Security and defense policy in the EU has long been surrounded by a sense of disillusionment and a lack of energy. But in the past few years wake-up call after wake-up call have breathed new life into the Common Security and Defense Policy (CSDP). In response to rising threat levels – notably Russia’s annexation of Crimea, mounting pressure by the United States on Europe to step up its defense efforts and increasing doubts sparked by the Trump administration about the US´ willingness to remain the backbone of European security – the EU has revitalized its ambition of strategic autonomy.
More specifically, the past year alone saw the birth of the European Defense Fund (EDF), Permanent Structured Cooperation (PESCO) and the Coordinated Annual Review on Defense (CARD). But if Europeans thought that their initiatives would be met with nothing but applause in Washington, they should have thought twice. The revitalization of EU security and defense saw the simultaneous resurgence of concerns about its effects on the transatlantic bond, on defense industrial protectionism and cooperation within NATO.
Particularly, EU’s ambition as it was phrased in the Union’s Global Strategy to become strategically autonomous has raised hackles. This policy brief takes a closer look at the different notions of strategic autonomy, its reception across the Atlantic, what it means in terms of Europe’s level of ambition and its nuclear umbrella, and the implications of strategic autonomy for transatlantic security cooperation.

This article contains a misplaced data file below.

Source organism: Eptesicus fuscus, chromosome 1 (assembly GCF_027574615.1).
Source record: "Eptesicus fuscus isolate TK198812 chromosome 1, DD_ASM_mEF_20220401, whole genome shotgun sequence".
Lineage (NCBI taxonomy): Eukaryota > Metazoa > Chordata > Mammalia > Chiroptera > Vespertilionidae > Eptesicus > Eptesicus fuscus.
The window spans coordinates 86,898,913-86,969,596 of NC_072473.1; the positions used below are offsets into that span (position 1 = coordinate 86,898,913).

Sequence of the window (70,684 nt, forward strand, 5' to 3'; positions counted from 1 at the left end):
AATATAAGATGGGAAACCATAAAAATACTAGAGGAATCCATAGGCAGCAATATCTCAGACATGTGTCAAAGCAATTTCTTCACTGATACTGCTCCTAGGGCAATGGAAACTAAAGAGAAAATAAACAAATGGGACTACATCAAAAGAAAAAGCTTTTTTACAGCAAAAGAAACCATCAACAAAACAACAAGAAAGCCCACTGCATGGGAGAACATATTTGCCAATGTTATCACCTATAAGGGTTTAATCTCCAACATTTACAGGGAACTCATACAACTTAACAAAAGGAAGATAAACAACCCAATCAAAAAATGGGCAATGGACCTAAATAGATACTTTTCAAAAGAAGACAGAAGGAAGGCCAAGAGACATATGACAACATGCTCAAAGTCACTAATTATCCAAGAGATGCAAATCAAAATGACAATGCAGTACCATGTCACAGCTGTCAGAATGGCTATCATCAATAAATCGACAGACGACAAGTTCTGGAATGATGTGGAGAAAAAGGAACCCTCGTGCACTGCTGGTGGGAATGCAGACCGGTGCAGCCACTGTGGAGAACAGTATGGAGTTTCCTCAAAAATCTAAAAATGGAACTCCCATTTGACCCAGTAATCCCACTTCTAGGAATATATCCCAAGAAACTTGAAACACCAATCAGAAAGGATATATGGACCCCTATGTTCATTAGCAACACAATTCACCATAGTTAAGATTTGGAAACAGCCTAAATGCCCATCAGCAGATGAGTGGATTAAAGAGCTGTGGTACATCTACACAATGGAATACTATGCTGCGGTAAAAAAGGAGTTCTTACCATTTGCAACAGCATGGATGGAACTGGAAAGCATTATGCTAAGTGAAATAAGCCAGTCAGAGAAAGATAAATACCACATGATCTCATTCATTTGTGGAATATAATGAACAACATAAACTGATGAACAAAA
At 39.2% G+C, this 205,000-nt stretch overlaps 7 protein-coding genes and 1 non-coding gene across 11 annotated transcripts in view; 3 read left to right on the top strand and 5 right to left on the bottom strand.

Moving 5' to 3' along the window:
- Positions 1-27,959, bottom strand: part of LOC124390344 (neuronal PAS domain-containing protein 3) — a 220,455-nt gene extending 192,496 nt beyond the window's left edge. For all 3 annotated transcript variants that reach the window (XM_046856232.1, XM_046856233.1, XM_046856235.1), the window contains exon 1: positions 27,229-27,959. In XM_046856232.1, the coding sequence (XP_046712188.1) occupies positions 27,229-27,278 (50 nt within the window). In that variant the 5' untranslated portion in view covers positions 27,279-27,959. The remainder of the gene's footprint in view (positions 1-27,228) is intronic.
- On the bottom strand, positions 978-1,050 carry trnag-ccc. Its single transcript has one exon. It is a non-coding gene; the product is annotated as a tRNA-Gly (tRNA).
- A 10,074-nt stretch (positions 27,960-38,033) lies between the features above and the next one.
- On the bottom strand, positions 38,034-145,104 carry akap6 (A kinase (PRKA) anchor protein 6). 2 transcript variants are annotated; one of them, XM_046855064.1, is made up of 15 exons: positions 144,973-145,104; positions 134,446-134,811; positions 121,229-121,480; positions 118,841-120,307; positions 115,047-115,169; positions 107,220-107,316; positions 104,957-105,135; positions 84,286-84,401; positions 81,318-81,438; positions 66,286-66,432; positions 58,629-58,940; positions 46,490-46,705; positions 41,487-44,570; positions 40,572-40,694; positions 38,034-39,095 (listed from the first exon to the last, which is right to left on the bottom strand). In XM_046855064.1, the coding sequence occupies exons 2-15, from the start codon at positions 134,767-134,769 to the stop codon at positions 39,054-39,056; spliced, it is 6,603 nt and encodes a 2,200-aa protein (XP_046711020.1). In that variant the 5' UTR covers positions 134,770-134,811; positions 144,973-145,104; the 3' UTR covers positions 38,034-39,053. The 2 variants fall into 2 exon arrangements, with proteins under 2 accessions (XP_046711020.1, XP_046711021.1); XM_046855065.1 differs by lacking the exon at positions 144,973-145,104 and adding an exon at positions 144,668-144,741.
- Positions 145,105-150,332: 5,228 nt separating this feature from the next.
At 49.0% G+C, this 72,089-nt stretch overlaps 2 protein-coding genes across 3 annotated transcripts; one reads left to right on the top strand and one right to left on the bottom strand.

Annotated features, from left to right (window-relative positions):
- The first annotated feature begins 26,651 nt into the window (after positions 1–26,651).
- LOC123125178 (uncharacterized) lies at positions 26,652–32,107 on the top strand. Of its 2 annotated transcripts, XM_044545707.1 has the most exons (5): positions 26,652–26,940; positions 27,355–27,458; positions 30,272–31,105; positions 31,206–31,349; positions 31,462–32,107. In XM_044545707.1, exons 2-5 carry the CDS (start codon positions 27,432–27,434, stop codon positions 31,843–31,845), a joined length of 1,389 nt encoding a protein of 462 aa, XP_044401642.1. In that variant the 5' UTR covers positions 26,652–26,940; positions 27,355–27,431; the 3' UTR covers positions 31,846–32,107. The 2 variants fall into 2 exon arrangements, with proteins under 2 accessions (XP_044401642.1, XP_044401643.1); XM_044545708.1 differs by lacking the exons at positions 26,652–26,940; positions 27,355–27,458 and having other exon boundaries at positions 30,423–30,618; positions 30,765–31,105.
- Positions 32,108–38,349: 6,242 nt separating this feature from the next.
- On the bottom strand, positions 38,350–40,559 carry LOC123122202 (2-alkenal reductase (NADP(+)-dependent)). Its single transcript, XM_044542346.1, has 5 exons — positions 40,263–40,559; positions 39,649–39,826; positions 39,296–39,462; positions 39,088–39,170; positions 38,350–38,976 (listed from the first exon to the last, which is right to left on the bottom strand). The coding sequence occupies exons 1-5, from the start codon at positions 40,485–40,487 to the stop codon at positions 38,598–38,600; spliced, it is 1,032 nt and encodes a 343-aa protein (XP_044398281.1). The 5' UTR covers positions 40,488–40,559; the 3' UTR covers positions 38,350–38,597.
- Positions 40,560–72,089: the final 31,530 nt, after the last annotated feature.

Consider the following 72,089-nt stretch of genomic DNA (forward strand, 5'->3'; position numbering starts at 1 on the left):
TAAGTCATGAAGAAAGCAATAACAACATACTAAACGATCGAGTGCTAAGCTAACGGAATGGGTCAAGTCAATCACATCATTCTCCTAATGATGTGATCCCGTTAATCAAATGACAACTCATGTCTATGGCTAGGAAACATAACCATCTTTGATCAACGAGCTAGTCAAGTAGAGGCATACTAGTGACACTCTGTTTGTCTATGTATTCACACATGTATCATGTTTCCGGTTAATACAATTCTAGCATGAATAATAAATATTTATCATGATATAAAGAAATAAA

Only France seems to know exactly what is meant by strategic autonomy. Whether France is also transparent about what European strategic autonomy means is less evident. Some constructive ambiguity about the term can be helpful in the EU context in working towards a more capable European defense. Autonomy in security and defense policies for the European Union can almost be equated with a political end-state of the integration process, a subject whose precise definition is also carefully avoided to keep all on board.
At the same time, that ambiguity is not very well received across the Atlantic and has to be better clarified, even to those constituencies in the United States that feel that a stronger CSDP also benefits NATO. Europe being fully autonomous in its security and defense is perhaps also not very strategic. Having such a powerful ally as the United States in your corner is strategically almost always the best choice. However, it is exactly this lack of choice that drives the current quest for strategic autonomy. The necessity and impossibility of European strategic autonomy highlights the dilemma that the Europeans are faced with.
The EU and European NATO countries cannot afford to be in limbo about the commitment of the United States to their security. What they also cannot afford, at least not in the next 10-15 years, is to fully take care of their security on their own. Keeping the US as engaged as possible in European security, while at the same time strengthening the European capacity to defend itself, is the task at hand.
‘European Strategic Autonomy: Going it Alone?’ – Policy Brief by MargrietDrent– Clingendael / The Netherlands Institute of International Relations.